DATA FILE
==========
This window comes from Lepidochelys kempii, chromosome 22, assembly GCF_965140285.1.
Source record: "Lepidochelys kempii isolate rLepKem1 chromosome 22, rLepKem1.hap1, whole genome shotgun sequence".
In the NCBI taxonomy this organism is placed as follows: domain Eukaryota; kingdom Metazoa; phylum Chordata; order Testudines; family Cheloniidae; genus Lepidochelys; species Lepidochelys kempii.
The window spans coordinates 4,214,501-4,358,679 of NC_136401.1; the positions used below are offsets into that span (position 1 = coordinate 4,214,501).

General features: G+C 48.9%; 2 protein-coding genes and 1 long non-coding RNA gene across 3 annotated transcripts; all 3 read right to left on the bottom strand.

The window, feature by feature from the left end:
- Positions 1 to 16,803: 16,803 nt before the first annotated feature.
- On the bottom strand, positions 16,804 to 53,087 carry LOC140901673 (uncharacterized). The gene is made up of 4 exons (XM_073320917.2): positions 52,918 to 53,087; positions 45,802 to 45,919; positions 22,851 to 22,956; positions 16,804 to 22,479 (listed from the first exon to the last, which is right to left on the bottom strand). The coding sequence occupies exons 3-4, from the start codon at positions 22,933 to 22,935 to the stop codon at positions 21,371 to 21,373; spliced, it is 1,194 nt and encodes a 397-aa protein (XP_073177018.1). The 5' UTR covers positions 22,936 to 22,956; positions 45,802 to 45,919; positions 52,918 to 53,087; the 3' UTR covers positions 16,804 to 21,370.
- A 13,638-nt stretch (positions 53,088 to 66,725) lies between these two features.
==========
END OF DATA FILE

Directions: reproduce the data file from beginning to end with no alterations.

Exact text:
This window comes from Lepidochelys kempii, chromosome 22, assembly GCF_965140285.1.
Source record: "Lepidochelys kempii isolate rLepKem1 chromosome 22, rLepKem1.hap1, whole genome shotgun sequence".
In the NCBI taxonomy this organism is placed as follows: domain Eukaryota; kingdom Metazoa; phylum Chordata; order Testudines; family Cheloniidae; genus Lepidochelys; species Lepidochelys kempii.
The window spans coordinates 4,214,501-4,358,679 of NC_136401.1; the positions used below are offsets into that span (position 1 = coordinate 4,214,501).

General features: G+C 48.9%; 2 protein-coding genes and 1 long non-coding RNA gene across 3 annotated transcripts; all 3 read right to left on the bottom strand.

The window, feature by feature from the left end:
- Positions 1 to 16,803: 16,803 nt before the first annotated feature.
- On the bottom strand, positions 16,804 to 53,087 carry LOC140901673 (uncharacterized). The gene is made up of 4 exons (XM_073320917.2): positions 52,918 to 53,087; positions 45,802 to 45,919; positions 22,851 to 22,956; positions 16,804 to 22,479 (listed from the first exon to the last, which is right to left on the bottom strand). The coding sequence occupies exons 3-4, from the start codon at positions 22,933 to 22,935 to the stop codon at positions 21,371 to 21,373; spliced, it is 1,194 nt and encodes a 397-aa protein (XP_073177018.1). The 5' UTR covers positions 22,936 to 22,956; positions 45,802 to 45,919; positions 52,918 to 53,087; the 3' UTR covers positions 16,804 to 21,370.
- A 13,638-nt stretch (positions 53,088 to 66,725) lies between these two features.